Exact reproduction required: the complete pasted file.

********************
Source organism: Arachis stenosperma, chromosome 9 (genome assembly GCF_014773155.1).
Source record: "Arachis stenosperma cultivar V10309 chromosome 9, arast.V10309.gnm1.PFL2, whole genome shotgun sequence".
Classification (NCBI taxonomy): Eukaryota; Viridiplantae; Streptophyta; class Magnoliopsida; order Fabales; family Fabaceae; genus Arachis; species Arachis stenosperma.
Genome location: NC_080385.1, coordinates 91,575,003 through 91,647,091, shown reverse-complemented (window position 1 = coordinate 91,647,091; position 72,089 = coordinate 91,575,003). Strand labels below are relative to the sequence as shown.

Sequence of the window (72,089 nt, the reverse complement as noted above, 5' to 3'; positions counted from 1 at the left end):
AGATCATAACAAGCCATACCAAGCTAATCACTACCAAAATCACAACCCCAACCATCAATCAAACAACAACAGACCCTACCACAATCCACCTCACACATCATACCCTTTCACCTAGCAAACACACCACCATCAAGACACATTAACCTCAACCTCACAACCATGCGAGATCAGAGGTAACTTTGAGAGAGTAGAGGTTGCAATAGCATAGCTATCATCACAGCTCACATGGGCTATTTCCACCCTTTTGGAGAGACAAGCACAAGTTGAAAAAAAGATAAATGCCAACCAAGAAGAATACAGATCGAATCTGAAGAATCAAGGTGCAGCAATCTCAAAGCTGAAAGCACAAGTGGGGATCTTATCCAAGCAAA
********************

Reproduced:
Source organism: Arachis stenosperma, chromosome 9 (genome assembly GCF_014773155.1).
Source record: "Arachis stenosperma cultivar V10309 chromosome 9, arast.V10309.gnm1.PFL2, whole genome shotgun sequence".
Classification (NCBI taxonomy): Eukaryota; Viridiplantae; Streptophyta; class Magnoliopsida; order Fabales; family Fabaceae; genus Arachis; species Arachis stenosperma.
Genome location: NC_080385.1, coordinates 91,575,003 through 91,647,091, shown reverse-complemented (window position 1 = coordinate 91,647,091; position 72,089 = coordinate 91,575,003). Strand labels below are relative to the sequence as shown.

Sequence of the window (72,089 nt, the reverse complement as noted above, 5' to 3'; positions counted from 1 at the left end):
AGATCATAACAAGCCATACCAAGCTAATCACTACCAAAATCACAACCCCAACCATCAATCAAACAACAACAGACCCTACCACAATCCACCTCACACATCATACCCTTTCACCTAGCAAACACACCACCATCAAGACACATTAACCTCAACCTCACAACCATGCGAGATCAGAGGTAACTTTGAGAGAGTAGAGGTTGCAATAGCATAGCTATCATCACAGCTCACATGGGCTATTTCCACCCTTTTGGAGAGACAAGCACAAGTTGAAAAAAAGATAAATGCCAACCAAGAAGAATACAGATCGAATCTGAAGAATCAAGGTGCAGCAATCTCAAAGCTGAAAGCACAAGTGGGGATCTTATCCAAGCAAA